Watch and Learn: Brazil, Sports and Experiential Marketing
Any brand – consumer or B2B – that’s intrigued with the possibilities of experiential marketing should pay close attention to what’s happening in Brazil this summer and in summer 2016: likely the best exhibitions of experiential marketing ever seen, plus countless experiments that will offer valuable lessons.
We’re talking soccer’s World Cup this summer and the Summer Olympics two years from now. Soccer (or football, fútbal, sokker, and many more names around the world) is Brazil’s sports lifeblood and a pillar of its culture. This is the first World Cup in Brazil in 64 years, so the country sees the event – 64 games in 32 days – as a chance to impress the world on its own terms – on the pitch, in the media, etc.
Putting aside ongoing concerns that Brazil might be overtaxed in mounting two world sports festivals, it’s clear that the country will be an experiential marketing hotbed for the next two years. The reasons illuminate both Brazil and South America from a marketing perspective.
Brazil is optimistic and passionate. This sounds like a stereotype, but it’s true of the national mindset – also in countries like Mexico and Colombia – especially in contrast to Argentina, which looks more to Europe in socio-cultural matters. “This is a real advantage for brands,” says Marina Sanchez, SGK’s Director of Business Development for Latin America, in São Paulo. “The emotional component is more important and more effective in branding in Brazil, and this suits experiential marketing quite well.”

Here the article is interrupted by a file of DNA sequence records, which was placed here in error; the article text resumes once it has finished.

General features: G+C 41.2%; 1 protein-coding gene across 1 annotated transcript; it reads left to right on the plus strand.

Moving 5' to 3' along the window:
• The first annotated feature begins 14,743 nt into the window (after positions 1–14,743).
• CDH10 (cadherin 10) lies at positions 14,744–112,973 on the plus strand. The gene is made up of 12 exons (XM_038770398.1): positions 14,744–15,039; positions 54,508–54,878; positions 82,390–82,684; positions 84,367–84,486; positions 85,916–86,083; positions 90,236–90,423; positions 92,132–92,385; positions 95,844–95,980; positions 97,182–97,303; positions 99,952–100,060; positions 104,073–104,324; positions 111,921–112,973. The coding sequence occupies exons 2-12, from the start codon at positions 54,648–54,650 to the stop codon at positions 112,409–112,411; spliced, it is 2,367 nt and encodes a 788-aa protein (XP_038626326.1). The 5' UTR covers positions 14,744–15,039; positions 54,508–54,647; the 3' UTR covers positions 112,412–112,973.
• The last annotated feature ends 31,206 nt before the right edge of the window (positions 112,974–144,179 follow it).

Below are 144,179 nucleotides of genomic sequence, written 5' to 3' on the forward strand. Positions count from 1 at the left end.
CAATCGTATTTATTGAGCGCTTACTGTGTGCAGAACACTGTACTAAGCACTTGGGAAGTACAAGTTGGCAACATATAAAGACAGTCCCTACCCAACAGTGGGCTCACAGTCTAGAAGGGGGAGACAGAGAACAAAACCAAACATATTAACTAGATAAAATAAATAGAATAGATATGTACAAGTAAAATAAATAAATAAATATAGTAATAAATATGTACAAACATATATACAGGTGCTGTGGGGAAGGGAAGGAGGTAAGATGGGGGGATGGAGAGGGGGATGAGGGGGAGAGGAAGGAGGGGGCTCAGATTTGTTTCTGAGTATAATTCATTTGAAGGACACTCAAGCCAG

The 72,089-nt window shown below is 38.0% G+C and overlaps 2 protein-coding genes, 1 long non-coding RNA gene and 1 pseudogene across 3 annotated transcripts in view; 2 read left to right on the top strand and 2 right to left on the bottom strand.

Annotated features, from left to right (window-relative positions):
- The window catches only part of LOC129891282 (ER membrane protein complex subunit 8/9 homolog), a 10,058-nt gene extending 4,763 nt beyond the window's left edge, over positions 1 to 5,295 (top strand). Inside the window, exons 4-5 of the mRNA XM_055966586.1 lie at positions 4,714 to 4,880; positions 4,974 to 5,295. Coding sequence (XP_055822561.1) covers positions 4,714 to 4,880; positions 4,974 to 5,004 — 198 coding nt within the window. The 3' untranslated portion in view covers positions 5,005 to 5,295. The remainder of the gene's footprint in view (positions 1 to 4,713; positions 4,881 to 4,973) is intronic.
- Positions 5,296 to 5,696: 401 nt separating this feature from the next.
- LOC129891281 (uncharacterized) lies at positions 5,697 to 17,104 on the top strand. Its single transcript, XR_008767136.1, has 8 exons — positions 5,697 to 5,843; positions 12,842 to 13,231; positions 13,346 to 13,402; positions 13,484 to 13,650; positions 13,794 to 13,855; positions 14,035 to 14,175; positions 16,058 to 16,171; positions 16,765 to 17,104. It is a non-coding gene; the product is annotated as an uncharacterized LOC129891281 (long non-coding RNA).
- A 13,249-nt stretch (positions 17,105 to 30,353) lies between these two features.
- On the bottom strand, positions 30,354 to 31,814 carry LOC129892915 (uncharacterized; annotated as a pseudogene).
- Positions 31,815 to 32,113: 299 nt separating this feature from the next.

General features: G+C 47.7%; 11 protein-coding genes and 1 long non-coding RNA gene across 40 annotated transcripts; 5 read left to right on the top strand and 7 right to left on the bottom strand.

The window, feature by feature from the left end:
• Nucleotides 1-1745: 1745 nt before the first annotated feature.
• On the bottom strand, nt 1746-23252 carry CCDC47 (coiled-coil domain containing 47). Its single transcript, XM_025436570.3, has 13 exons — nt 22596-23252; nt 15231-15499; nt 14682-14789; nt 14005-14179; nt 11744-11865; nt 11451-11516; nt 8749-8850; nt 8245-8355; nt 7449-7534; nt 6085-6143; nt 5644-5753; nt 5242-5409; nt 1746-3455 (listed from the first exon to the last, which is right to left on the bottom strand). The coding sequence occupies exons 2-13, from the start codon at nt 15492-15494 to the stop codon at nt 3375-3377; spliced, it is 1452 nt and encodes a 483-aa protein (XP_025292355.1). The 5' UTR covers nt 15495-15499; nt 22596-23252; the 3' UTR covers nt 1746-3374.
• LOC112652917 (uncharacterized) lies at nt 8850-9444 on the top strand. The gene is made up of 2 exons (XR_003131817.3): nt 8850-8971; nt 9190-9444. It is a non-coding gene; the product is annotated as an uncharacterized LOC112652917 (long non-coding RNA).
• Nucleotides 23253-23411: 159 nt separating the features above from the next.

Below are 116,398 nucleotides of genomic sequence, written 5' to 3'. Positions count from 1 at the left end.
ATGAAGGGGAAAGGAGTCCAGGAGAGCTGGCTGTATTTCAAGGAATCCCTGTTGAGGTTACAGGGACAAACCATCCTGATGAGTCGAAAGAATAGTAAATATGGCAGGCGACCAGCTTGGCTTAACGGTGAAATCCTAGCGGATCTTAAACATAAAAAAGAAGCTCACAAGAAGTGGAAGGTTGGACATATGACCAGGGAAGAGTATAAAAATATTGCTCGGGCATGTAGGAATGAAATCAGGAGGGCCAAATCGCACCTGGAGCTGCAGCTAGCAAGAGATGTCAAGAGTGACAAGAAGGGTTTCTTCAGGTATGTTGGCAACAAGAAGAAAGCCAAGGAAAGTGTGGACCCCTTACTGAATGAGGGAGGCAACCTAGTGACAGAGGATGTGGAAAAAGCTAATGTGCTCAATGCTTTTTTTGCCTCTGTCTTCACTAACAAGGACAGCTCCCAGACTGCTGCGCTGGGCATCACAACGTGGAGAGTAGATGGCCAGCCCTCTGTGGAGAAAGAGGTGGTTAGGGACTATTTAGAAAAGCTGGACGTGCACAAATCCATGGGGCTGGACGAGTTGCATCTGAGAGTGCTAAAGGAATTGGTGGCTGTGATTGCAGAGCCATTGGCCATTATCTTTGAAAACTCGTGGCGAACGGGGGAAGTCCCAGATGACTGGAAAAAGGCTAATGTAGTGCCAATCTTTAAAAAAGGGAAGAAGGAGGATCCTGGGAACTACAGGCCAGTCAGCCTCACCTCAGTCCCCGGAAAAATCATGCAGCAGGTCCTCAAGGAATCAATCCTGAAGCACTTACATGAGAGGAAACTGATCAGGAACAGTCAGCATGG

Brazilians tend to trust brands and each other. The recent economic boom has made Brazilians even more respectful of successful brands, national and regional. At the same time, owing in part to tradition, they respect word-of-mouth and are eager to take friends’ advice on brands or other Brazilians’, via social media. Brazil is one of the most Facebook-friendly countries on earth.
And there’s another crucial piece: “Brazilians aren’t as concerned with security and privacy issues as people in the U.S. or Europe,” Sanchez says. “If they like or don’t like something, they’ll tell everyone, and this is unique to South America in general.”
Experiential marketing is predicated on more than the brand offering an experience: the audience has to be willing to participate. This is why social/cultural events are prime opportunities: the elements of performance and shared experience are already there. Experiential marketing lends itself to shared experiences, and the Internet only amplifies this.
For more insight and examples of how global brands are using experiential marketing to reach consumers on the worldwide stage of the Olympics and World Cup, download Patterns Issue 1, 2014 – Participatory Marketing.